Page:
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    978-0-7890-2620-0
    May 11th 2006
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    978-0-7890-2619-4
    May 22nd 2006

Description

Up-to-date information on pain management—including options to consider when conventional treatment is ineffective

Providing effective treatment for pain-especially to elderly clients-can be a vexing problem for even the most knowledgeable clinician. In Clinical Management of the Elderly Patient in Pain, some of the world's leading authorities describe the unique difficulties that arise when trying to provide pain relief to elderly patients. They examine conventional treatment with opioid and non-steroidal anti-inflammatory drugs along with a broad range of alternatives to consider when frontline drugs fail. Non-drug options for pain relief from the fields of physical medicine and psychology are also explored.

Essential topics addressed in Clinical Management of the Elderly Patient in Pain include:

  • pain as an aspect of advancing age
  • how pharmacology differs in elderly patients
  • available therapeutic options, including opioids, non-steroidal anti-inflammatory drugs, anti-epileptic drugs, tricyclic antidepressants, membrane stabilizers, and topical agents
  • physical medicine approaches
  • psychological approaches to pain in the elderly
Most publications on this subject focus on the use of opioids, non-steroidal drugs, and other commonly prescribed analgesics. Clinical Management of the Elderly Patient in Pain takes a different approach. Editor Gary McCleane, MD, says, “Our need, with elderly patients, is to provide treatment that is both effective and easily tolerated. This is not a book devoted to opioids and non-steroidals, although they are addressed. Nor is it about those analgesics used in younger patients being used in smaller doses with the elderly. Rather, it contains practical options for treating pain when other simple remedies fail to help. At times this will involve using conventional analgesics in scaled-down doses, but at others it will involve using substances not yet fully recognized as possessing analgesic properties because they fit the bill in terms of possible analgesic actions, side-effect profiles, and lack of drug/drug interactions—and because practical experience suggests they may be useful in the scenario described.”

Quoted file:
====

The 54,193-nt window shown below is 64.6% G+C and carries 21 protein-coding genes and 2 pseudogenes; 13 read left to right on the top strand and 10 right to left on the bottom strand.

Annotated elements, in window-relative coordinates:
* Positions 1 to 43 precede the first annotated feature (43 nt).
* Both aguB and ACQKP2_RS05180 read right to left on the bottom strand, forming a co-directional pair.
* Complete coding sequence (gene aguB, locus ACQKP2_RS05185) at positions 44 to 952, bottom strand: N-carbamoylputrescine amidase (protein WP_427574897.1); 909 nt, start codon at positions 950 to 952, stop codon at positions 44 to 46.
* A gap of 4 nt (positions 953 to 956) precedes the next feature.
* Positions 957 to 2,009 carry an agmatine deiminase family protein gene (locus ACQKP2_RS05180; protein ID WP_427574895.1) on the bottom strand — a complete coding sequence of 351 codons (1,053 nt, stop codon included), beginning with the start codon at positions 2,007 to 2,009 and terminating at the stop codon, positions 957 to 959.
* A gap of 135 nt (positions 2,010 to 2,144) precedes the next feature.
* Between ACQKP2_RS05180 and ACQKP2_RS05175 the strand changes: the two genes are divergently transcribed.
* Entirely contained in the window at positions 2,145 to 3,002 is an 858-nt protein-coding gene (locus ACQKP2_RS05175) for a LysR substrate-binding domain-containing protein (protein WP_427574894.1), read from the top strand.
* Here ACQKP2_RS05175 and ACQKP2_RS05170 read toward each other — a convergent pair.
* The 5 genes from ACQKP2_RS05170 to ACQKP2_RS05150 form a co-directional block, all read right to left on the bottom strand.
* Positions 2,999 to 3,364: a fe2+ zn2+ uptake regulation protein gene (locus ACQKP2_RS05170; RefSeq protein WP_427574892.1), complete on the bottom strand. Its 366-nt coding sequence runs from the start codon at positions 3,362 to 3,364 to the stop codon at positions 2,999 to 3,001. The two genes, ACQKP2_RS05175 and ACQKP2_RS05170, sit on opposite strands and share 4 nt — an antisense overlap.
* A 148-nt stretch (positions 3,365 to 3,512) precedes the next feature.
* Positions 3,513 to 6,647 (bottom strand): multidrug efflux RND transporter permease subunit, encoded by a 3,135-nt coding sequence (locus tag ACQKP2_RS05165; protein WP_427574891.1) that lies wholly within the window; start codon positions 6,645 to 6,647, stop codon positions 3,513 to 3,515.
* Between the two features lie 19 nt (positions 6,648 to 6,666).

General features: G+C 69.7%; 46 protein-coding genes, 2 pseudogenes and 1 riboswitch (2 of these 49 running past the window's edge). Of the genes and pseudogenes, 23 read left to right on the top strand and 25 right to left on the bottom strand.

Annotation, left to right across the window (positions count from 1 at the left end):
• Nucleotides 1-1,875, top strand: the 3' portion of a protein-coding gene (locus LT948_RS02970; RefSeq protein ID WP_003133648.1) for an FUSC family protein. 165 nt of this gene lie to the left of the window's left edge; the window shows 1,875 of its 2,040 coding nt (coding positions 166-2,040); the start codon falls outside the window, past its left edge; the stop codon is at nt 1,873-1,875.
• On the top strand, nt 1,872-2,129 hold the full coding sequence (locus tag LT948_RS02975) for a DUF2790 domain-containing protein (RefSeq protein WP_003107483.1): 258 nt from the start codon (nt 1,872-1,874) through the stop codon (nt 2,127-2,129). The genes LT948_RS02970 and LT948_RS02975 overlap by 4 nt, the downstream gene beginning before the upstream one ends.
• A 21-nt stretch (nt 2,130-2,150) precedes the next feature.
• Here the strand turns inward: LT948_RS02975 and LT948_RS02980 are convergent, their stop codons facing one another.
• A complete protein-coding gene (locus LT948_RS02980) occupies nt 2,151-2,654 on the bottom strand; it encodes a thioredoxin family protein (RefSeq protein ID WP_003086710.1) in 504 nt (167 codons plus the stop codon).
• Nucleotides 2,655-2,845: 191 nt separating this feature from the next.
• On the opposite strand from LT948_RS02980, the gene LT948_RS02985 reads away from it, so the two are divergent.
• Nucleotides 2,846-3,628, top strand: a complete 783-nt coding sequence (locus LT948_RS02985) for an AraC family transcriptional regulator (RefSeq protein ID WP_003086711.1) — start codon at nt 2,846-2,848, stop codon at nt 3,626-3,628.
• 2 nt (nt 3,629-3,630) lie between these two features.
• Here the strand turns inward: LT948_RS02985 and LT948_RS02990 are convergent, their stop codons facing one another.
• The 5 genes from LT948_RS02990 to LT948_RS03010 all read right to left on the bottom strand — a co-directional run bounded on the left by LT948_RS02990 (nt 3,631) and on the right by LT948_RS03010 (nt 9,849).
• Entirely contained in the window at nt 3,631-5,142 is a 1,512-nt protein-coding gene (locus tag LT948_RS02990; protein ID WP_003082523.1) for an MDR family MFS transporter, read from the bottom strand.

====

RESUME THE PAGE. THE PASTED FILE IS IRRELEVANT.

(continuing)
Clinical Management of the Elderly Patient in Pain is designed as a point of interface between the specialist pain practitioner and the clinician faced with all the problems of satisfactorily managing pain in elderly patients. It presents commonsense, practical, patient-oriented options that make it a useful resource for busy clinicians.

Contents

  • About the Editors
  • Contributors
  • Preface
  • Chapter 1. Pain and the Elderly Patient (Gary McCleane)
  • An Aging Population
  • Neural Differences in the Aged
  • Effect of Age in Animal Pain Models